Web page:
Voices for Racial Justice agenda maps out ways to make progress on racial equity

Ben Horowitz
Apr 05, 2016

Policymakers from across the state have begun to pay more attention to Minnesota’s open secret: our economic success story often leaves out Minnesotans of color. Policymakers began an important dialogue between legislative sessions about ways we can reduce racial disparities. Voices for Racial Justice, a group that has been working to build a more equitable Minnesota for more than 20 years, recently released the 2016 version of their Racial Equity Agenda, a policy blueprint for a more equitable state.

Minnesota’s persistent racial disparities got a fresh dose of attention after the most recent Census data highlighted a stunning decrease in the income of black Minnesotan families. A Legislative Working Group on Economic Disparities met in January to discuss ways to address racial opportunity gaps. More recently, in his supplemental budget, Governor Mark Dayton included a $33 million proposal to explicitly address racial disparities, with details to be filled in after community input. An additional $67 million in the governor’s supplemental budget is geared towards investments with a strong equity component. Examples of those investments include efforts that support workers and business owners of color, and homebuyer assistance aimed at reducing the racial homeownership gap.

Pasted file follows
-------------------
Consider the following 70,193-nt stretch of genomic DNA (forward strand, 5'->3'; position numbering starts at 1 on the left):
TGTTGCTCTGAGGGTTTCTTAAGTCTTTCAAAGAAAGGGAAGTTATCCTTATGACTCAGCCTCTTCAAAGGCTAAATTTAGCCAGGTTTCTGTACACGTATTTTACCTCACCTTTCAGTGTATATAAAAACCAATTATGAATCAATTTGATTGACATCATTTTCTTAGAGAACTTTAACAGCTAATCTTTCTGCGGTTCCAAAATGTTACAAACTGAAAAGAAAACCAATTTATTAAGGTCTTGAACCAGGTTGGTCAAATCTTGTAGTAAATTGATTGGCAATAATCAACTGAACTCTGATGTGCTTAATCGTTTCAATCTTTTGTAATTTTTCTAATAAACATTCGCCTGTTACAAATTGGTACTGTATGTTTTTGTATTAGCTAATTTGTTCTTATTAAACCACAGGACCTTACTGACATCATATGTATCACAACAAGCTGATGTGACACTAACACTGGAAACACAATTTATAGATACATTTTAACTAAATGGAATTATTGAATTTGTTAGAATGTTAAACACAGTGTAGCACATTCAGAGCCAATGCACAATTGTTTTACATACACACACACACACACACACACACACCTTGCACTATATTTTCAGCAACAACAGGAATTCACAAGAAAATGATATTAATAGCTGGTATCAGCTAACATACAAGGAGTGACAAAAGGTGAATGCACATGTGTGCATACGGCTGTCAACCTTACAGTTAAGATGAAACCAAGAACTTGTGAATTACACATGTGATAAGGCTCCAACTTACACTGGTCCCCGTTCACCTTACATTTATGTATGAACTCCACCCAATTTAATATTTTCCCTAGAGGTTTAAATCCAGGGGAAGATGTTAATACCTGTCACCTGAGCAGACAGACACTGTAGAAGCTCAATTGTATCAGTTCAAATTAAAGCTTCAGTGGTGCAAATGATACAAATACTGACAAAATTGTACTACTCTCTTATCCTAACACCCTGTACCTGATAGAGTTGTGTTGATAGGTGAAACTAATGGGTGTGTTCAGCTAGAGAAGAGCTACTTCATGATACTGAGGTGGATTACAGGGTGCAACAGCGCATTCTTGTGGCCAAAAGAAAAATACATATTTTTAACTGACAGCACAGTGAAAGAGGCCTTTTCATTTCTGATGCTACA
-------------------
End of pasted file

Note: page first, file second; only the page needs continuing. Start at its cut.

The Racial Equity Agenda, which has more than 60 supporting organizations, contains 33 policy suggestions for a more equitable Minnesota. These recommendations cover nearly every area of state government with implications for every corner of Minnesota, from our infrastructure for clean water to our voter registration laws. Among many other policy proposals, the agenda includes calls to:

  • Increase state investments in Basic Sliding Fee, a source of child care assistance that disproportionately serves families of color but has a waiting list of more than 6,500 families;
  • Provide access to public health insurance for undocumented immigrants, many of whom currently lack an affordable source of health care despite making vital contributions to our economy;
  • Make earned safe and sick time available at work for the 1.1 million Minnesotans who currently lack it, including 47 percent of African American and 60 percent of Hispanic workers;
  • Offer driver’s licenses to all, regardless of their immigration status, so that our roads are safer and so that workers are better able to find and get to jobs that fit their skills.

The Racial Equity Agenda’s formal release took place in a grand old church across the street from the Capitol, with an audience that reflected one of Minnesota’s greatest strengths: our state’s increasing diversity. If Minnesota is to retain our nation-leading economy, we’ve got to build on that strength and ensure that ladders to the middle class are built in every kind of neighborhood. For those who are interested in creating that future — one where Census data will show a Minnesota whose communities are growing closer together instead of further apart — the Racial Equity Agenda should be required reading.